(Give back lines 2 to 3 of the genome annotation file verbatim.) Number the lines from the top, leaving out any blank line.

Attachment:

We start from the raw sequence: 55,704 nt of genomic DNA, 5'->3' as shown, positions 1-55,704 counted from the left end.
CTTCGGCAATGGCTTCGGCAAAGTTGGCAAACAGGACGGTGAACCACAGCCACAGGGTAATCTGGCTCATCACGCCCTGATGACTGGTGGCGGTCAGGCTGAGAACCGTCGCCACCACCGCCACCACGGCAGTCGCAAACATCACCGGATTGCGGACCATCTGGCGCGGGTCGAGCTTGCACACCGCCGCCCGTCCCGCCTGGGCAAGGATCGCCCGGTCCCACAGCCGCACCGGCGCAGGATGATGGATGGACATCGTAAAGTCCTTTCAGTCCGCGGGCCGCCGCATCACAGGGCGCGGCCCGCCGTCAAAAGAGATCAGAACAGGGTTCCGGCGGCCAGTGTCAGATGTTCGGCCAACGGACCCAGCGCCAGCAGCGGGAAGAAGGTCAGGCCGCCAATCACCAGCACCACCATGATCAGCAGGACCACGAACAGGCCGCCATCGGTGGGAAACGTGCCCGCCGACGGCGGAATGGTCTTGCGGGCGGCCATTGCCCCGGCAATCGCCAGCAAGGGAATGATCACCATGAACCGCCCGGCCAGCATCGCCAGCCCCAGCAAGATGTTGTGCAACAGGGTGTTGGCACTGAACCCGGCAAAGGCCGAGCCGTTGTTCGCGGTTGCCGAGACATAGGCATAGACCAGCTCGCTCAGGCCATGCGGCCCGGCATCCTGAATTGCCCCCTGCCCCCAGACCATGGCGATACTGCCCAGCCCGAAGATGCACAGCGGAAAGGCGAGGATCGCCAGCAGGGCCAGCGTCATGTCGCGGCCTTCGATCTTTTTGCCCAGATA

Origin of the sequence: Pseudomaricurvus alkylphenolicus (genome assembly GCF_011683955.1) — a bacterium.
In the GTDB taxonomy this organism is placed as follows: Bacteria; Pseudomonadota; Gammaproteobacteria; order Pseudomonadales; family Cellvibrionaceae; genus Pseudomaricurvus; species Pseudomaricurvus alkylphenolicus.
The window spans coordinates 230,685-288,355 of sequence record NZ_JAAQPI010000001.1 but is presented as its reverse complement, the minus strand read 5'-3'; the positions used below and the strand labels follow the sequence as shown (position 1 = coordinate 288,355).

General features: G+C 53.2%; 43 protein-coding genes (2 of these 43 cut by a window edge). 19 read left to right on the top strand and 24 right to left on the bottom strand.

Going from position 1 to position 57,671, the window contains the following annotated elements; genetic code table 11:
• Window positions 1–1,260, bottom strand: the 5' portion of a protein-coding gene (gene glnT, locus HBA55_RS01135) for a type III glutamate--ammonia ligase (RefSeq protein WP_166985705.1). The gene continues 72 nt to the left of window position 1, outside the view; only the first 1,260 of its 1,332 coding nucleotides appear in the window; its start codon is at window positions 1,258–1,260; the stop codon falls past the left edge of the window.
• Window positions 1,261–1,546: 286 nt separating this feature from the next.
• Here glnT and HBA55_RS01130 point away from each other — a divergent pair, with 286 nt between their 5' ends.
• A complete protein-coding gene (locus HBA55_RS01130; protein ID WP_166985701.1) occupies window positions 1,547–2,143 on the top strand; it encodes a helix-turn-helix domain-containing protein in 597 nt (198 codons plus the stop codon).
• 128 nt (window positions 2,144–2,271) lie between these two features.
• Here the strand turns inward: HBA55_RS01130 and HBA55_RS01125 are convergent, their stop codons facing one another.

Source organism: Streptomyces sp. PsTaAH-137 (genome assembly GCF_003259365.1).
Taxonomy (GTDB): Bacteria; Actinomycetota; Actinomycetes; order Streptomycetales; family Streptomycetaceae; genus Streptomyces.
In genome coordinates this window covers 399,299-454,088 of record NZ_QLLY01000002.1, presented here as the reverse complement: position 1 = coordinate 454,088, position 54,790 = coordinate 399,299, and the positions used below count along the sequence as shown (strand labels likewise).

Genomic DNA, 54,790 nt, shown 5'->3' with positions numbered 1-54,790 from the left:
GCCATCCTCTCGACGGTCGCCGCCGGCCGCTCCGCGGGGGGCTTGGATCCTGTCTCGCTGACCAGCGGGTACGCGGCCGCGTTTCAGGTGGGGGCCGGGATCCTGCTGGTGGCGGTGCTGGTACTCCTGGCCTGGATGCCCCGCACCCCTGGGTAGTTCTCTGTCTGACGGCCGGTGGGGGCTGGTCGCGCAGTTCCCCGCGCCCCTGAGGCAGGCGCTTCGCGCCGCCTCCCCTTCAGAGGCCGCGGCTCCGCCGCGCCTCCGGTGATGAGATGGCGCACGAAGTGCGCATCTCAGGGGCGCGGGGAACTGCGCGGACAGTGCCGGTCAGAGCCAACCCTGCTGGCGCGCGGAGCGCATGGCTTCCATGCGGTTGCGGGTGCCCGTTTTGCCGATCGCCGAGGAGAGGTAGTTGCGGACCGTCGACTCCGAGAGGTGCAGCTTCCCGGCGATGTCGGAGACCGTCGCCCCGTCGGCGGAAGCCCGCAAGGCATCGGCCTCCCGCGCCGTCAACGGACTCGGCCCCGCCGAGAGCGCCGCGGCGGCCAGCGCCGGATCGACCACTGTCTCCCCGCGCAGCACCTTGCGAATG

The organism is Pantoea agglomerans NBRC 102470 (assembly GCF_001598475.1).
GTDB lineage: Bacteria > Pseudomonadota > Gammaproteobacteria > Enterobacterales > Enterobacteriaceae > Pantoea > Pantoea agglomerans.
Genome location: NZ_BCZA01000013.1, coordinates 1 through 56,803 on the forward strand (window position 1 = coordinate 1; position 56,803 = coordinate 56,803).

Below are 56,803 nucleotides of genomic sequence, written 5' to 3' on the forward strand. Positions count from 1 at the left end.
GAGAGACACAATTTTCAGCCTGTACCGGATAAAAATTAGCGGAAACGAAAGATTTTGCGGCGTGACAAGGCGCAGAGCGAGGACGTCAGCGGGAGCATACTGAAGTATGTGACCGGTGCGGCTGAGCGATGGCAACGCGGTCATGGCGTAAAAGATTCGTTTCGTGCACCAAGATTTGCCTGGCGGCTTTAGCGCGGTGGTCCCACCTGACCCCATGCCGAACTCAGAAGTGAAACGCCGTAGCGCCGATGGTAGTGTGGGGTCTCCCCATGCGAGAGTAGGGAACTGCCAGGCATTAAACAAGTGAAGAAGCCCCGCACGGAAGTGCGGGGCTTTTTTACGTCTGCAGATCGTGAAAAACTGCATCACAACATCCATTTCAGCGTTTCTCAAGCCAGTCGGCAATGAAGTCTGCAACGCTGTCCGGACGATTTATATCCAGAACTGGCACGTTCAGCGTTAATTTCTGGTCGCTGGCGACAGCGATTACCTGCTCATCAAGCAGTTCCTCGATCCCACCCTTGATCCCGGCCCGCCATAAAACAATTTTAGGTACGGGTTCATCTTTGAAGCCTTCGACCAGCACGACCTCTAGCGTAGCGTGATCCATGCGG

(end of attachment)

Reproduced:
CTTCGGCAATGGCTTCGGCAAAGTTGGCAAACAGGACGGTGAACCACAGCCACAGGGTAATCTGGCTCATCACGCCCTGATGACTGGTGGCGGTCAGGCTGAGAACCGTCGCCACCACCGCCACCACGGCAGTCGCAAACATCACCGGATTGCGGACCATCTGGCGCGGGTCGAGCTTGCACACCGCCGCCCGTCCCGCCTGGGCAAGGATCGCCCGGTCCCACAGCCGCACCGGCGCAGGATGATGGATGGACATCGTAAAGTCCTTTCAGTCCGCGGGCCGCCGCATCACAGGGCGCGGCCCGCCGTCAAAAGAGATCAGAACAGGGTTCCGGCGGCCAGTGTCAGATGTTCGGCCAACGGACCCAGCGCCAGCAGCGGGAAGAAGGTCAGGCCGCCAATCACCAGCACCACCATGATCAGCAGGACCACGAACAGGCCGCCATCGGTGGGAAACGTGCCCGCCGACGGCGGAATGGTCTTGCGGGCGGCCATTGCCCCGGCAATCGCCAGCAAGGGAATGATCACCATGAACCGCCCGGCCAGCATCGCCAGCCCCAGCAAGATGTTGTGCAACAGGGTGTTGGCACTGAACCCGGCAAAGGCCGAGCCGTTGTTCGCGGTTGCCGAGACATAGGCATAGACCAGCTCGCTCAGGCCATGCGGCCCGGCATCCTGAATTGCCCCCTGCCCCCAGACCATGGCGATACTGCCCAGCCCGAAGATGCACAGCGGAAAGGCGAGGATCGCCAGCAGGGCCAGCGTCATGTCGCGGCCTTCGATCTTTTTGCCCAGATA

Origin of the sequence: Pseudomaricurvus alkylphenolicus (genome assembly GCF_011683955.1) — a bacterium.